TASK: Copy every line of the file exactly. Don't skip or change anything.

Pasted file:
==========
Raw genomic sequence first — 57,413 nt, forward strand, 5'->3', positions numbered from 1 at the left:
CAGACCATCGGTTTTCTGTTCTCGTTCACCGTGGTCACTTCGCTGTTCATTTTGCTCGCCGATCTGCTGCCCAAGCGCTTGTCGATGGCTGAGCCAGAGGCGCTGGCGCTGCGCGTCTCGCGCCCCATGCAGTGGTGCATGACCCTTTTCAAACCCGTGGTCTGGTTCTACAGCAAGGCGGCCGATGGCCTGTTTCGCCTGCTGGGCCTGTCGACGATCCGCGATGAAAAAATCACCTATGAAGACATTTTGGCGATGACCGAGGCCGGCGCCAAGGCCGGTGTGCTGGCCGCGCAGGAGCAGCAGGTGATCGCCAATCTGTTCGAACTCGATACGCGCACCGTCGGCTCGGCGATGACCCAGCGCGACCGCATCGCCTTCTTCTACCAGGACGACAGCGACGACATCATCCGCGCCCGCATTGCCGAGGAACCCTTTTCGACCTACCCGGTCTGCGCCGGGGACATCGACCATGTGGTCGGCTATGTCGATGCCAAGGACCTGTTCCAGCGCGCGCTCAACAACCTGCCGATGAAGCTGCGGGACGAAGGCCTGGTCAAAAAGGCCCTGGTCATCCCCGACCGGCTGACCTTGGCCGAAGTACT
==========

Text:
Raw genomic sequence first — 57,413 nt, forward strand, 5'->3', positions numbered from 1 at the left:
CAGACCATCGGTTTTCTGTTCTCGTTCACCGTGGTCACTTCGCTGTTCATTTTGCTCGCCGATCTGCTGCCCAAGCGCTTGTCGATGGCTGAGCCAGAGGCGCTGGCGCTGCGCGTCTCGCGCCCCATGCAGTGGTGCATGACCCTTTTCAAACCCGTGGTCTGGTTCTACAGCAAGGCGGCCGATGGCCTGTTTCGCCTGCTGGGCCTGTCGACGATCCGCGATGAAAAAATCACCTATGAAGACATTTTGGCGATGACCGAGGCCGGCGCCAAGGCCGGTGTGCTGGCCGCGCAGGAGCAGCAGGTGATCGCCAATCTGTTCGAACTCGATACGCGCACCGTCGGCTCGGCGATGACCCAGCGCGACCGCATCGCCTTCTTCTACCAGGACGACAGCGACGACATCATCCGCGCCCGCATTGCCGAGGAACCCTTTTCGACCTACCCGGTCTGCGCCGGGGACATCGACCATGTGGTCGGCTATGTCGATGCCAAGGACCTGTTCCAGCGCGCGCTCAACAACCTGCCGATGAAGCTGCGGGACGAAGGCCTGGTCAAAAAGGCCCTGGTCATCCCCGACCGGCTGACCTTGGCCGAAGTACT